A previous question asked about the radial and pseudoradial properties for the Tychonoff plank and its deleted variant. The current question does the same for the Dieudonné plank and its deleted variant.

The Dieudonné plank and deleted Dieudonné plank have the same underlying set as the Tychonoff plank and deleted Tychonoff plank, but with a finer topology.

Here the Dieudonné plank is the product space $$X=(\omega_1+1)\times(\omega+1)=[0,\omega_1]\times[0,\omega]$$ where the second factor $$[0,\omega]$$ is given its usual order topology and the first factor $$[0,\omega_1]$$ is given a topology finer than its order topology. Specifically, $$[0,\omega_1]$$ is given a Fortissimo topology where all $$\alpha<\omega_1$$ are isolated points and neighborhoods of $$\omega_1$$ are the cocountable sets containing $$\omega_1$$; that is, the topology on $$[0,\omega_1]$$ is the one-point Lindelöfication of $$[0,\omega_1)$$ with the discrete topology.

The deleted Dieudonné plank is the subspace of the Dieudonné plank obtained by removing the point $$\langle\omega_1,\omega\rangle$$.

Note: What Counterexamples in topology (example #89) calls "Dieudonné plank" is the "deleted Dieudonné plank" above.

The results are parallel to those for the Tychonoff planks:

• The Dieudonné plank is not radial.
• The Dieudonné plank is pseudoradial.
• The deleted Dieudonné plank is radial.

The proofs are very similar (parts of them even identical) to the proofs for the Tychonoff planks. I am posting them below, so pi-base can be updated to use that as reference.

First some preliminary results.

A topological space is called well-based if every point has a nbhd base well-ordered by reverse inclusion; or equivalently, if every point has a nbhd base totally ordered by inclusion. (See https://mathoverflow.net/questions/322162)

Clearly, a well-based space is radial.

Fact: The space $$[0,\omega_1]$$ with the Fortissimo topology is well-based.

(Reason: At the point $$p=\omega_1$$, the nbhds $$(\alpha,\omega_1]$$ for $$\alpha<\omega_1$$ form a totally ordered local base. And at each isolated point the corresponding singleton trivially forms a totally ordered local base.)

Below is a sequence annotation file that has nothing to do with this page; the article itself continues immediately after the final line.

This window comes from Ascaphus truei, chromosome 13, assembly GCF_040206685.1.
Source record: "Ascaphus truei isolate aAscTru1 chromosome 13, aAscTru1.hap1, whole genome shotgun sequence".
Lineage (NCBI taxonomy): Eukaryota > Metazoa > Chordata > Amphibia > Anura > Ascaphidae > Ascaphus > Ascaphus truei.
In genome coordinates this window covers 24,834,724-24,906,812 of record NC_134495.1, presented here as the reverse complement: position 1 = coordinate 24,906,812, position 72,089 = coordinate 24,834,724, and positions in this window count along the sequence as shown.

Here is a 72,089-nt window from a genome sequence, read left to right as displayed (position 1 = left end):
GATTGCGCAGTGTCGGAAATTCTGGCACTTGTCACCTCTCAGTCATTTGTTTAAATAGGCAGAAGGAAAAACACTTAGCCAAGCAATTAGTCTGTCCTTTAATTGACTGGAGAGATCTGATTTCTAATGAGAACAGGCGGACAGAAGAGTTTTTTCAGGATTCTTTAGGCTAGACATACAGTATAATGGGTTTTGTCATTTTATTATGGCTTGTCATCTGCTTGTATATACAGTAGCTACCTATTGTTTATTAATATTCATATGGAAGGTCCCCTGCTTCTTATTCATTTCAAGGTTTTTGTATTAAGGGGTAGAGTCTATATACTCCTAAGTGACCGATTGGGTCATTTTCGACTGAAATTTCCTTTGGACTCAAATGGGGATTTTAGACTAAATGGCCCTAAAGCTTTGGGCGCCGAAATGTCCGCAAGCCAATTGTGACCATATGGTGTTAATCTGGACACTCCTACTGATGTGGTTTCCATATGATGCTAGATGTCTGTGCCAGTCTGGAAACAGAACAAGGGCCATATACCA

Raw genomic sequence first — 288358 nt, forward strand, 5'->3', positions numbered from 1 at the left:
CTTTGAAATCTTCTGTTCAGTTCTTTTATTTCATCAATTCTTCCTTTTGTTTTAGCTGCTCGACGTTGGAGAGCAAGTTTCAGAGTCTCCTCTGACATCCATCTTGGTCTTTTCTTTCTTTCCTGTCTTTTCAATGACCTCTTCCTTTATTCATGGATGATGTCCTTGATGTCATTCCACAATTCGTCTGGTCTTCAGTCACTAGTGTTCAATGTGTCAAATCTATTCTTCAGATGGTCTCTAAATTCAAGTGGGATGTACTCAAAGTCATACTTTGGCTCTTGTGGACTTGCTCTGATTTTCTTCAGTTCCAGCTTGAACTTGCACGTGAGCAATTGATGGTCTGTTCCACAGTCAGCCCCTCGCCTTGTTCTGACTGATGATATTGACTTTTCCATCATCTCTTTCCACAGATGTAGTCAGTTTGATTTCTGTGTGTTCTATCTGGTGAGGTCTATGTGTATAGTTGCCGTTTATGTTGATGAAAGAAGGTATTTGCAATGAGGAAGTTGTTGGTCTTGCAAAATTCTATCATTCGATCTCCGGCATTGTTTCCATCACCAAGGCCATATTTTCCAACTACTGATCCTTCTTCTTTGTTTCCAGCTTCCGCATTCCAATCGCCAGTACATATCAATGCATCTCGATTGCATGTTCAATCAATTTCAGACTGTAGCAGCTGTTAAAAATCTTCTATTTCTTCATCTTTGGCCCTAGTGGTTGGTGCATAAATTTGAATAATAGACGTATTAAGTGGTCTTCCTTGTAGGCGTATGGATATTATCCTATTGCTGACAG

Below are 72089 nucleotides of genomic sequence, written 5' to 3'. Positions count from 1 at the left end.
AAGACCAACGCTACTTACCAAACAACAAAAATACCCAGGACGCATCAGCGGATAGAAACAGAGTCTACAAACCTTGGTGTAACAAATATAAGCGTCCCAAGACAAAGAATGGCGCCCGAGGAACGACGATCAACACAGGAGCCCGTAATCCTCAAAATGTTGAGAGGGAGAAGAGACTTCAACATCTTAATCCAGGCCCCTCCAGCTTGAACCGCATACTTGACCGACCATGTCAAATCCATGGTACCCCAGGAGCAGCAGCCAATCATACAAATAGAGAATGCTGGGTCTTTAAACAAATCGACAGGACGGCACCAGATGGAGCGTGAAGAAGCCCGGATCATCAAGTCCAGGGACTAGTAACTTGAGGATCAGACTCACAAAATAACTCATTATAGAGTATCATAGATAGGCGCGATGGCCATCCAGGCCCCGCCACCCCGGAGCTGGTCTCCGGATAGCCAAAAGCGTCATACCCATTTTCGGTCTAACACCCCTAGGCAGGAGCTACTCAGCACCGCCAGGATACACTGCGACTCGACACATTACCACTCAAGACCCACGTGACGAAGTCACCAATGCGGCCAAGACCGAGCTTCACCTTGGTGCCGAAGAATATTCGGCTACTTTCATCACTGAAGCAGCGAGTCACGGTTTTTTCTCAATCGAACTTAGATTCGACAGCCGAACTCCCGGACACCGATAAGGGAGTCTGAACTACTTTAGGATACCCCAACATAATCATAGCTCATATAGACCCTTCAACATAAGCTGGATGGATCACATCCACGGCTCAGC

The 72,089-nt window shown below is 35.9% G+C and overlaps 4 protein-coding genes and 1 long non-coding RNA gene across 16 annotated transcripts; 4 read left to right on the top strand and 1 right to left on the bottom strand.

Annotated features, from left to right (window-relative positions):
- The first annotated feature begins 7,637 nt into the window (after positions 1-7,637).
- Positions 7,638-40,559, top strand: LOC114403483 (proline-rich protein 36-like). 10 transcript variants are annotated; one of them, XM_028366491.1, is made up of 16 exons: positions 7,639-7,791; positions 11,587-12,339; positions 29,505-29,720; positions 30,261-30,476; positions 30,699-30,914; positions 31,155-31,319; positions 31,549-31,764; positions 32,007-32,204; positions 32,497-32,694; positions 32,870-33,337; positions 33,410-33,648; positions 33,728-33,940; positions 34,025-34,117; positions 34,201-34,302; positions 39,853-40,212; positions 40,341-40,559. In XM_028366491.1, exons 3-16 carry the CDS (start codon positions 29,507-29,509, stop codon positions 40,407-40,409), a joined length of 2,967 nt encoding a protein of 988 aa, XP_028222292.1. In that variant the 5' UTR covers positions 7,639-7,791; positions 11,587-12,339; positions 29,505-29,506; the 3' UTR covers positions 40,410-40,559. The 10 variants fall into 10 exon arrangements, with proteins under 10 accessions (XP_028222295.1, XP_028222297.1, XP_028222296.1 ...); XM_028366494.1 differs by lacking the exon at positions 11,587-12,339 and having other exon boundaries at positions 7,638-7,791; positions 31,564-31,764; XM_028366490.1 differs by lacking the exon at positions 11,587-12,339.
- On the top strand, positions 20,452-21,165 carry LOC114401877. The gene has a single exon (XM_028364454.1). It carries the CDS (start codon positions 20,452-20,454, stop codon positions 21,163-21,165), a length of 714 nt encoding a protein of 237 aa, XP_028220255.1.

Lemma: Let $$Y$$ be a pseudoradial subspace of a space $$X$$. If $$A\subseteq X$$ is radially closed in $$X$$, then $$A\cap Y$$ is closed in $$Y$$.

This is not hard to check.

Proof that the Dieudonné plank is not radial:

Let $$A=\omega_1\times\omega$$. The point $$p=\langle\omega_1,\omega\rangle$$ is in the closure of $$A$$. Suppose by contradiction that there is a transfinite sequence $$(x_\alpha)_{\alpha<\lambda}$$ of points of $$A$$ converging to $$p$$. We can assume $$\lambda$$ is an infinite regular cardinal of smallest possible cardinality. As $$A$$ has cardinality $$\aleph_1$$, $$\lambda$$ is at most $$\omega_1$$. If $$\lambda=\omega$$, the sequence would be countable and disjoint from some neighborhood $$[\alpha,\omega_1]\times [0,\omega]$$ of $$p$$, which is not possible. So $$\lambda=\omega_1$$.

But, by considering suitable nbhds of $$p$$ we see that for each $$n\in\omega$$ the $$x_\alpha$$ are eventually in $$\omega_1\times[n+1,\omega)$$. So, if $$\pi_2$$ is the projection onto the second component, the cardinality of $$\{\alpha<\lambda:\pi_2(x_\alpha)\le n\}$$ is less than $$\lambda$$, hence countable. Since every $$\alpha$$ is in one of these sets, $$\lambda$$ can be expressed as a countable union of countable sets, which is impossible.

Proof that the deleted Dieudonné plank is well-based (hence radial):

Every point of the space has as open nbhd either a vertical slice $$\{\alpha\}\times[0,\omega]$$ or a horizontal slice $$[0,\omega_1]\times\{n\}$$ (with the Fortissimo topology). These are well-based. Hence the whole space is well-based.

Proof that the Dieudonné plank is pseudoradial:

Let $$X$$ be the Dieudonné plank. Let $$A\subseteq X$$ be radially closed and let $$p$$ be a point not in $$A$$. We have to exhibit a nbhd of $$p$$ disjoint from $$A$$.

If $$p$$ belongs to the deleted Dieudonné plank $$Y=X\setminus\{\langle\omega_1,\omega\rangle\}$$ (which is open in $$X$$), there is a nbhd of $$p$$ in $$Y$$ (hence in $$X$$) disjoint from $$A$$, since $$Y$$ is radial.

Now assume $$p=\langle\omega_1,\omega\rangle$$. The subspace $$\{\omega_1\}\times[0,\omega]$$ is radial, hence by the Lemma there is some $$m\in\omega$$ such that $$\{\omega_1\}\times[m,\omega]$$ is disjoint from $$A$$. For each $$k\in[m,\omega]$$ the point $$\langle\omega_1,k\rangle$$ is not in $$A$$, and the horizontal slice $$[0,\omega_1]\times\{k\}$$ is radial. So again by the Lemma there is some $$\alpha_k\in\omega_1$$ such that $$[\alpha_k,\omega_1]\times\{k\}$$ is disjoint from $$A$$. Let $$\alpha=\sup\{\alpha_k:k\in[m,\omega]\}$$. The set $$[\alpha,\omega_1]\times[m,\omega]$$ is a nbhd of $$p$$ disjoint from $$A$$.